Making Cents of Annual Percentage Yields (APY)
First it is important to understand what Annual Percentage Yield (APY) is. The APY is the actual rate of return that includes compounding interests on savings accounts, and investments that financial institutions pay you.
While it’s important to compare the APY, the frequency of compounding may be even more important. Because some financial institutions compound more frequently, comparing accounts based on the APY alone, is not accurate.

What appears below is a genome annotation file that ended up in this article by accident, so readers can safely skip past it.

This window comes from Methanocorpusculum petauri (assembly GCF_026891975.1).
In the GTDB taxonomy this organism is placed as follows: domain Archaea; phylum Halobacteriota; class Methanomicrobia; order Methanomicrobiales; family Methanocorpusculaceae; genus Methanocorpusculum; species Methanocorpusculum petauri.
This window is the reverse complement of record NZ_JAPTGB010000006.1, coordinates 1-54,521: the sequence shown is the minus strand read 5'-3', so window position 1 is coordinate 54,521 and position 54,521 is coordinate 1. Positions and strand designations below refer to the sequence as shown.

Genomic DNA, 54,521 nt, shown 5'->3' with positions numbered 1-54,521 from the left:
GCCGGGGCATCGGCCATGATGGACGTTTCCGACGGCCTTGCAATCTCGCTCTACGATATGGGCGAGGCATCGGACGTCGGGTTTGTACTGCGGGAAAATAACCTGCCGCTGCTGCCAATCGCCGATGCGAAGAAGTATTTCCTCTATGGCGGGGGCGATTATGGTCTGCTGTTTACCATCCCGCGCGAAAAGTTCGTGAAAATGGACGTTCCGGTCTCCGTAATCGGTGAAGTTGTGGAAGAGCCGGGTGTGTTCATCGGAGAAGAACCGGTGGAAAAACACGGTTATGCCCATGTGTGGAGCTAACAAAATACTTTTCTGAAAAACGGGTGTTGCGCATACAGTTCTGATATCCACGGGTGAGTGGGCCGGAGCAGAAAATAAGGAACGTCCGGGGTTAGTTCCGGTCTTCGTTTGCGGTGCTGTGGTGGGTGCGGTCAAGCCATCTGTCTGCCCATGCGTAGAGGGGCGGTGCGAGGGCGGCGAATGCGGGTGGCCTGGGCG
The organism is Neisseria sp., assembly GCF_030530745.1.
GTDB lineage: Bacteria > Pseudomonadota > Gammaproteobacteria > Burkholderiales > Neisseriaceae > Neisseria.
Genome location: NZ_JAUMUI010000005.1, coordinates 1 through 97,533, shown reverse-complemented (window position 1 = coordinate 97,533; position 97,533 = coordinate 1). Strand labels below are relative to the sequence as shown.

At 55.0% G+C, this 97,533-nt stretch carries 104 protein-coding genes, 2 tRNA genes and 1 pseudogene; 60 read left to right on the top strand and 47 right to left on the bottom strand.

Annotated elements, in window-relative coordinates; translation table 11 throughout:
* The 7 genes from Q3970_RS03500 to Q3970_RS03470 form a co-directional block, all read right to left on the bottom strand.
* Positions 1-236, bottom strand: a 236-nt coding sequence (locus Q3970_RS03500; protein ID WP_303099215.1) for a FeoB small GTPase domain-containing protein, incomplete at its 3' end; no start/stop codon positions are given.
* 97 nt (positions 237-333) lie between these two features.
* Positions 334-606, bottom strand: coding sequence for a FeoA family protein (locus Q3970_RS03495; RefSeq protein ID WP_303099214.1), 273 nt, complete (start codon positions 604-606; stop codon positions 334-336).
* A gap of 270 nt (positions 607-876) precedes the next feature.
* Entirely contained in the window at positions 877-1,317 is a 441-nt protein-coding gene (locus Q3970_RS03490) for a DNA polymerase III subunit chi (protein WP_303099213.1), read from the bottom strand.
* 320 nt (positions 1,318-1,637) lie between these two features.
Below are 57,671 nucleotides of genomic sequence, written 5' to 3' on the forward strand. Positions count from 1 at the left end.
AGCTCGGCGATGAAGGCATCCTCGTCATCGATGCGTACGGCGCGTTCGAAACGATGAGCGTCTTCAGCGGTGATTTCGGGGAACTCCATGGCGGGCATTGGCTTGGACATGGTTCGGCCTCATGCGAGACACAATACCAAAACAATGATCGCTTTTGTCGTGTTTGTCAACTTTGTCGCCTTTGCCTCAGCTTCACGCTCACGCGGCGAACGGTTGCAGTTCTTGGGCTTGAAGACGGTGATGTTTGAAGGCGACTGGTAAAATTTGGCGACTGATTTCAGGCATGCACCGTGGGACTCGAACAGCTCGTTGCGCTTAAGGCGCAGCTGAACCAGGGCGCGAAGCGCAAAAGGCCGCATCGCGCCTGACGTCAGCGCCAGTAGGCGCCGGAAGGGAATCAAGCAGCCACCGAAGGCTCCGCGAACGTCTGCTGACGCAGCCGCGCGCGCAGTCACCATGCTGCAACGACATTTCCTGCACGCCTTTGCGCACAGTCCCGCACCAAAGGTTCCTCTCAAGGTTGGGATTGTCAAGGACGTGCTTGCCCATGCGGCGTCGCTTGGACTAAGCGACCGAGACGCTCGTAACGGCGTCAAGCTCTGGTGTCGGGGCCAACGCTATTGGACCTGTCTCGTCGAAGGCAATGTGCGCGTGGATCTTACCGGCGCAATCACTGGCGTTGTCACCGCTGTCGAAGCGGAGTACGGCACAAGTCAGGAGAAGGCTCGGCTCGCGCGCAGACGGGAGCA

Say two financial institutions offer a CD for 12 months at 2% APY, but one pays out compounding interest monthly, and the other annually. Your return will be higher with the one that compounds monthly, since each month; you have an increasing principle earning interest, as opposed to only once.
Also, be sure to compare penalties for pulling money out of an account early, or if you fall below a certain balance. This may reduce your interest earnings, prin-cipal balance, or even hit you with fees.
Read the fine print when comparing accounts or CDs, and realize that the highest APY doesn’t always pay you the best.
If you are interested in the great rates and terms offered on CDs at Ascentra. Check out our CDs & IRAs page.